By Anna Michael
The Cincinnati Enquirer
ANDERSON TWP. - Anne Pielage figures if God wanted her to have hair, she'd have it.
Anne Pielage of Anderson Township sings the responsorial psalm in the church choir at Immaculate Heart of Mary.
For the Enquirer/MIKE SIMONS
So after years of dealing with the emotional stress from a rare disease that causes hair loss, she's stopped trying to cover it up and learned to accept it.
She often stands in front of the Immaculate Heart of Mary parish, singing at Saturday evening Mass.
"I think to get up there and sing is a way of embracing who I am," she said. "I can't hide it and going up there without hair is not going to make me sing any worse or better."
But Pielage admits she felt sick to her stomach walking up to the pulpit the first time after shaving her remaining wisps of hair, at a 40th birthday party her husband threw for her themed: "Should it stay or should it go?"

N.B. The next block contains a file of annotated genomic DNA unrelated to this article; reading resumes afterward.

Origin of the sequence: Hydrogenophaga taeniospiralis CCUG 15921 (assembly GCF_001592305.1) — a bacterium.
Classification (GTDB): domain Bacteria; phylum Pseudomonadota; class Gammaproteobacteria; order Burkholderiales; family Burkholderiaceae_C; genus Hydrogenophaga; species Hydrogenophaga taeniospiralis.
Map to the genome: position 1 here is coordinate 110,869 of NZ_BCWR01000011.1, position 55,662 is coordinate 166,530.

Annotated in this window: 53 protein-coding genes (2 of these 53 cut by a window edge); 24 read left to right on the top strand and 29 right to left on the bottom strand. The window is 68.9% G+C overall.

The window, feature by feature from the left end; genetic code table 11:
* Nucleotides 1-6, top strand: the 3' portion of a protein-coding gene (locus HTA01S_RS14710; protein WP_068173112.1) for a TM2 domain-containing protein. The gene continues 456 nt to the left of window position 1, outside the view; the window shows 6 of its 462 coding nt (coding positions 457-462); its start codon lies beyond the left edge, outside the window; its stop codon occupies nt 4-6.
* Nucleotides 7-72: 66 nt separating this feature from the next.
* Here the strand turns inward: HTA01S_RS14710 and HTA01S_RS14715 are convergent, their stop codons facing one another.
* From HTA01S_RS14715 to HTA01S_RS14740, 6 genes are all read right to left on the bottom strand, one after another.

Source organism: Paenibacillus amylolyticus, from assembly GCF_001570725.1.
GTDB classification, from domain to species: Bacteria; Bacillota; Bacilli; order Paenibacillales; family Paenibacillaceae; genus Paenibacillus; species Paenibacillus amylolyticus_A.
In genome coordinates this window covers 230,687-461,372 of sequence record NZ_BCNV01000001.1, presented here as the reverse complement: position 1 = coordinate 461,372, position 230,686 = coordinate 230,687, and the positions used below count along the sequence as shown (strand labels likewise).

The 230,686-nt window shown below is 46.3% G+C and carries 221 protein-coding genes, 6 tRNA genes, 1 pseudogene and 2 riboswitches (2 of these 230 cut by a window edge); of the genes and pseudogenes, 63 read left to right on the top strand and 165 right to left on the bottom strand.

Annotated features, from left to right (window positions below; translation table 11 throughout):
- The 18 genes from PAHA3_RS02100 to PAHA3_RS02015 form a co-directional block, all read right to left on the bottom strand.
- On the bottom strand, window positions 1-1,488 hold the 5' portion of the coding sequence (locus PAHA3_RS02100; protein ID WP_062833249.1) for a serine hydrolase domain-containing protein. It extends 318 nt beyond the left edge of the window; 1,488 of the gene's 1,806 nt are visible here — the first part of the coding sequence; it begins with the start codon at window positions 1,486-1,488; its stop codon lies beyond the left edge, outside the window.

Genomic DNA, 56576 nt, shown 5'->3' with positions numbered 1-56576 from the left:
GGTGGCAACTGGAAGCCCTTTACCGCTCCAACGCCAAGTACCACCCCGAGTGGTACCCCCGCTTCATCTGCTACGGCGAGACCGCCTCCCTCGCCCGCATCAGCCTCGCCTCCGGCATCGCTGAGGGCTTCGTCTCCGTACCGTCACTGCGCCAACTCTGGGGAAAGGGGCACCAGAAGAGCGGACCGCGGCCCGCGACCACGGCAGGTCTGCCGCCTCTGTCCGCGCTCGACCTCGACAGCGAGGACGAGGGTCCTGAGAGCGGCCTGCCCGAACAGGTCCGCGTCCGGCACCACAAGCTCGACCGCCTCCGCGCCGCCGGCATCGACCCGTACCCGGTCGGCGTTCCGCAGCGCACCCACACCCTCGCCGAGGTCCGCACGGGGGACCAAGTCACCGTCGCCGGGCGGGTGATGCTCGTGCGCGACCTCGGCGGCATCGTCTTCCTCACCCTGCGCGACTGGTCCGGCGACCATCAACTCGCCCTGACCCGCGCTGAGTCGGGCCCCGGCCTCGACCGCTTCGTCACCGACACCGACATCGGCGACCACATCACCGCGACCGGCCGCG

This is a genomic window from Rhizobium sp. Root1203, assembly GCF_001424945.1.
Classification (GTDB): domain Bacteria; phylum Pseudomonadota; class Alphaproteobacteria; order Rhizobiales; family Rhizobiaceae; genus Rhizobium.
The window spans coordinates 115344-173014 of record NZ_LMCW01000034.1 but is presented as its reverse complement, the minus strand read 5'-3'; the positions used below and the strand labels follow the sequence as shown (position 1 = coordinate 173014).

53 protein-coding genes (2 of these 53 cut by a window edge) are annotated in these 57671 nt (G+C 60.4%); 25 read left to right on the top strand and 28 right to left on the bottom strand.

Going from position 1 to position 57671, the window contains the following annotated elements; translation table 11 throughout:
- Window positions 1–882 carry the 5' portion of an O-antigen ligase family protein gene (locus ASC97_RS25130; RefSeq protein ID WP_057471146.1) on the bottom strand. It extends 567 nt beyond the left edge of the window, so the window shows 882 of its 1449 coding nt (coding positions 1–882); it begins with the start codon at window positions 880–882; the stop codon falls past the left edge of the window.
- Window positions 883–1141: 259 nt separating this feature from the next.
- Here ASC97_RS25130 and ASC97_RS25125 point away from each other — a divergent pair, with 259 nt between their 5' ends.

Alopecia areata is an unpredictable autoimmune skin disease that causes the loss of hair on the scalp and elsewhere on the body.
According to the National Alopecia Areata Foundation, 4.7 million people living in the United States have the disease.
"We are not sure what the trigger is. Something in or around the hair follicle signals the immune system that it is bad, so it attacks it," said Vicki Kalabokes, president and CEO of the foundation.
Pielage noticed the first signs of the disease when she was 14 years old. Doctors blamed the quarter-sized bald spot on her head on stress and gave her an ointment.
Through high school and college, Pielage says, bald spots would come and go.
Pielage no longer is waiting for her hair to return. She knows that she may be bald forever and she is OK with that. "I think what is really neat is she's able to get in front of all those people and she is not self-conscious," said Dave Auxier, director of music and literacy at her church.
"The confidence comes from just accepting it," she says.
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